Diabetic kidney disease, hypertensive kidney disease, and glomerulonephritis have been the most common causes of ESRD.3,12,17,18 The prevalence of diabetic kidney disease in candidates on the wait list increased from 31% to 37% within the previous decade.13 In contrast, diabetes as a cause of kidney disease was seen less frequent in our study (21%). In the United Kingdom and Europe, the proportion of patients with glomerulonephritis (approximately 20%) was reported to be higher than in the US and Turkey. Country-based differences in the prevalence of primary renal disease could be seen as a result of renal biopsy preference variations. Dialysis Outcomes and Practice Patterns Study demonstrated that hypertension, diabetes, and coronary artery disease were the most common concomitant comorbidities in patients.19 As the distribution of comorbidities in our patients on the wait list was similar, cardiovascular diseases were more frequently observed in men than in women. Ningyan and colleagues showed that male sex was associated with cardiovascular events among KTx patients on the wait list without preexisting cardiovascular disease.20 Prevalence of hepatitis B virus (HBV) and hepatitis C virus (HCV) was low, similar to the general population in the world. Although the prevalence of hepatitis, especially HCV, had been higher in HD patients, the development of new antiviral therapies and anti-HBV vaccine dramatically reduced viral hepatitis in the past decade. Between 2007 and 2018, the prevalence of HCV declined from 13% to 4% and HBV from 5% to 3% among HD patients in Turkey.3
Globally, approximately 85% of ESRD patients are on HD as renal replacement treatment modality, which is similar to our study population.17,18 In our study, 5% of our patients were awaiting preemptive KTx. Indeed, Turkish Registry reported lower percentage of HD (79%) in incident renal replacement treatment patients in 2018, and KTx ratio (14%) was higher than in other registries (Europe 4%, US 3%). Primary arteriovenous fistula was the vascular access choice for HD in 89% of our patients, which was higher than shown in the Turkish and US Registries of patients on HD (77% and 63%, respectively). Turkey has been one of the countries in which percentage of primary arteriovenous fistula use was highest. Dialysis vintage was long in our candidates on the wait list (mean 70 months). In addition, more than one-fifth of patients on the American KTx wait list had been on HD for more than 6 years.
Mean wait time of our enlisted patients was approximately 5 years. In a Canadian study, mean wait time was reported as 2.1 years.14 Although nearly half of KTx candidates had been on the list for less than 2 years in the US, it is noteworthy that the number of patients waiting ≥5 years for transplant increased in the past decade from 11.6% to 16.6%.13 The longer wait time in our study is associated with the shortage of deceased donor organ donations in Turkey.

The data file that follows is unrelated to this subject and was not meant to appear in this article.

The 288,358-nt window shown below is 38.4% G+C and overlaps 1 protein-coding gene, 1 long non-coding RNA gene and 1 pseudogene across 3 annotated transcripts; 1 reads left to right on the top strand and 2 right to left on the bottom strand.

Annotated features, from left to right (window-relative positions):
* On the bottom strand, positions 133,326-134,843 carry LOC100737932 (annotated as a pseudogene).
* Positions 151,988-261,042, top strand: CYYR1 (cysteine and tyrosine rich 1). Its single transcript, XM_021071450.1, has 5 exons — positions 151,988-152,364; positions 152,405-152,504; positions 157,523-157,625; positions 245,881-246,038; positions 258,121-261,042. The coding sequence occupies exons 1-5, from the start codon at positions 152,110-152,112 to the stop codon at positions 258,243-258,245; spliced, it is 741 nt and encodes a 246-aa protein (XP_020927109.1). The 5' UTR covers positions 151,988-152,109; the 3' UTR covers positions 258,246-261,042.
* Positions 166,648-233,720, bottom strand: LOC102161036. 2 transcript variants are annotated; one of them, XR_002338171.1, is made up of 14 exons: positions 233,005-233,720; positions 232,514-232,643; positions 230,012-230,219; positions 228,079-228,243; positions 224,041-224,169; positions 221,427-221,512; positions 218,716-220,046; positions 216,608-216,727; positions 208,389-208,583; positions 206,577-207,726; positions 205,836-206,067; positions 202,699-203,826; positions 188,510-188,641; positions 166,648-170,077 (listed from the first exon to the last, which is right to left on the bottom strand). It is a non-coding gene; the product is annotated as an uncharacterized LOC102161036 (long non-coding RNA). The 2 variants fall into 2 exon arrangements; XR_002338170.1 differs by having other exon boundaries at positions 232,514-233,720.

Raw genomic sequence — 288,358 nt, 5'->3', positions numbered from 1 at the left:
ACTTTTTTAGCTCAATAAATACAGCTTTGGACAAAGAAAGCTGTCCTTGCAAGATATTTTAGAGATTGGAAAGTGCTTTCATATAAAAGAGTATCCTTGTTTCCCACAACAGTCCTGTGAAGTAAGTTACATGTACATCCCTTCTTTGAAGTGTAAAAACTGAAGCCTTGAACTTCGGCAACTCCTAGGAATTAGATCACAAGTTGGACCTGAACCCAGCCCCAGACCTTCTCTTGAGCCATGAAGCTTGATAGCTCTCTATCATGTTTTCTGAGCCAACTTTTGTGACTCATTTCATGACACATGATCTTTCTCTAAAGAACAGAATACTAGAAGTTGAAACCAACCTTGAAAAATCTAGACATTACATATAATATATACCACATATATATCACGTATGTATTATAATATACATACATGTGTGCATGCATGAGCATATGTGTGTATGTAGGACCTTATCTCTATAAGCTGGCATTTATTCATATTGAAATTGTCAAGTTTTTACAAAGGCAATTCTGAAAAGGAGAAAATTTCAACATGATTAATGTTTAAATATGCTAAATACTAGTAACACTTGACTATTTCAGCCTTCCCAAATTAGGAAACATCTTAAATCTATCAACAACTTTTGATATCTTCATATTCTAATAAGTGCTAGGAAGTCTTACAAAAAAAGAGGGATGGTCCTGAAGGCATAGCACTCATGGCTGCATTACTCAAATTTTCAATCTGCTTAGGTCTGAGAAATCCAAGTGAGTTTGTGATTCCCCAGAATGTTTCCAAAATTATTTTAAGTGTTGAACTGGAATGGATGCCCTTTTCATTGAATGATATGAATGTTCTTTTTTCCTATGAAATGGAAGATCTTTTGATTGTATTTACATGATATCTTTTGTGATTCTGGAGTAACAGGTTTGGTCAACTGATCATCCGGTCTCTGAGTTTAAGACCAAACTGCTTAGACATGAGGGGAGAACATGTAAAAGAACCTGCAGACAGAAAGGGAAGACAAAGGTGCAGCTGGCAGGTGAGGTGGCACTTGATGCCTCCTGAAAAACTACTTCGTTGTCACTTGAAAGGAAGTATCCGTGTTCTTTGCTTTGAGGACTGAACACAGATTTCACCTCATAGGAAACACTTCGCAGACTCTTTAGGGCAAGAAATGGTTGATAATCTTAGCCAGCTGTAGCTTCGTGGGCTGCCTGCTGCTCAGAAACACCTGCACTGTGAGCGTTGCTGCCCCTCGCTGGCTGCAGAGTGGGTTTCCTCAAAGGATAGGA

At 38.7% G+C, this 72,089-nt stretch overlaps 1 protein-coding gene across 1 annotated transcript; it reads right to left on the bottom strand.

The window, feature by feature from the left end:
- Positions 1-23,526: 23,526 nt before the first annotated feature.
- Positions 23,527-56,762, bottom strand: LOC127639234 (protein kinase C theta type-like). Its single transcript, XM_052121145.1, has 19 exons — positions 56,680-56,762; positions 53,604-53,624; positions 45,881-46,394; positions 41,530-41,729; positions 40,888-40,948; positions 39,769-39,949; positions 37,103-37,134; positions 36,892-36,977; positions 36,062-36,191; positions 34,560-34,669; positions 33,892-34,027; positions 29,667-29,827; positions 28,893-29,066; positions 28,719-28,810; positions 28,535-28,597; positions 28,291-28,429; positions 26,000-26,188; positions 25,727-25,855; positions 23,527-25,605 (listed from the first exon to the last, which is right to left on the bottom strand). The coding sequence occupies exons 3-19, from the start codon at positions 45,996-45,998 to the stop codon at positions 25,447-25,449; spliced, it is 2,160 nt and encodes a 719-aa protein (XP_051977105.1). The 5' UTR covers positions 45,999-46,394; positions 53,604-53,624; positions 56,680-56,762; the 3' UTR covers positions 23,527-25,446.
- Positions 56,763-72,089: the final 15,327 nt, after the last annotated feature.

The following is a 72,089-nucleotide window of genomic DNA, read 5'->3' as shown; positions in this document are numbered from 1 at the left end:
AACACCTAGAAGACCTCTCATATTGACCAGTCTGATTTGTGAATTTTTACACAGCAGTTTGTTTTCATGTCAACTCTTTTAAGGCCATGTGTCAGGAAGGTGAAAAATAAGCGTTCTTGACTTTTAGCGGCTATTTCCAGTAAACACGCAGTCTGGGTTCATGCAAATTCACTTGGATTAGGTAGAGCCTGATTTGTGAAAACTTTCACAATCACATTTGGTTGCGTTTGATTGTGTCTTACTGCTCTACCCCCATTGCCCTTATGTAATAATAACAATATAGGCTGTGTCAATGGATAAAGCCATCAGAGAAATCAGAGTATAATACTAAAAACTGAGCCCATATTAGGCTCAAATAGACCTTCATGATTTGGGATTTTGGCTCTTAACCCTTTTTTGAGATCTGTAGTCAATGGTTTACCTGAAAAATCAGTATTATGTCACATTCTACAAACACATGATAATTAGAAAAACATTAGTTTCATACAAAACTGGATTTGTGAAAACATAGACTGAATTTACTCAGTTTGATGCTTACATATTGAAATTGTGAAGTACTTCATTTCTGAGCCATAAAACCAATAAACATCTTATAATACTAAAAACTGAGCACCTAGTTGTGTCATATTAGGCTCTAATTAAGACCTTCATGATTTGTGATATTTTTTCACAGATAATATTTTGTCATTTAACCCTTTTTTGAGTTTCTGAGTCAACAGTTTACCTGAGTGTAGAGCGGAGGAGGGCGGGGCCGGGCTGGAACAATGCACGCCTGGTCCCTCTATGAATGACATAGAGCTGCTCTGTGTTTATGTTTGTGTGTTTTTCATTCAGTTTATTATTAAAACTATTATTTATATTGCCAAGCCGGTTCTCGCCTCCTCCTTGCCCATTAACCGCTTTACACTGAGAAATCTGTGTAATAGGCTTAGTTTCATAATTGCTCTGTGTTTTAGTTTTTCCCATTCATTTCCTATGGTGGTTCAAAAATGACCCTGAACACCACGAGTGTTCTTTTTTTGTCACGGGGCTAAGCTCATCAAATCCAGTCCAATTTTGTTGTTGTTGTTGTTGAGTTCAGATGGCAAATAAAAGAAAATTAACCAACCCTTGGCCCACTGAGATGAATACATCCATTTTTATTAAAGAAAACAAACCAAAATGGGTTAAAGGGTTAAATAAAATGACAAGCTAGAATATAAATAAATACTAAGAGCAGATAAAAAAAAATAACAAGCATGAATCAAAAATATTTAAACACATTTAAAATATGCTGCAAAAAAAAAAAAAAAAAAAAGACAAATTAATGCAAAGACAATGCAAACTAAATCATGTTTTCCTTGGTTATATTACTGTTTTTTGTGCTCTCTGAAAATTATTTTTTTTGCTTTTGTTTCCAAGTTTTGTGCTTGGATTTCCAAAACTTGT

Similar to our data, the dominance of men (approximately 60%) has been evident for KTx wait lists worldwide.8,12-16 In addition, we found that mean wait time for transplant was longer for women. Sex inequity in access to KTx wait list and transplant has been shown in many studies.12,19,21,22 Women had 13% lower chance of wait-listing within 2 years and 16% lower chance to receive KTx within the first 2 years after wait-listed compared with men in the United Kingdom.12 In addition, median time from dialysis initiation to wait list was longer for women.23 Segev and colleagues demonstrated that sex disparity has become more distinctive against women, with increased age and associated comorbidities, such as diabetes and cardiovascular disease.24 With every decade of age increase, women had 7% less access to transplant than men of the same age. The primary reason that candidates remained unlisted was a medical contraindication (approximately 50%) for both sexes, but patient refusal was slightly higher in women compared with men.23 Women had less interest in transplant and were less likely to complete the pretransplant workup.25 Although the reasons for sex inequities in access to KTx wait list are not well understood, this may be associated with socioeconomic status, educational level, social support, employment status, insurance systems, and discrimination by health professionals.21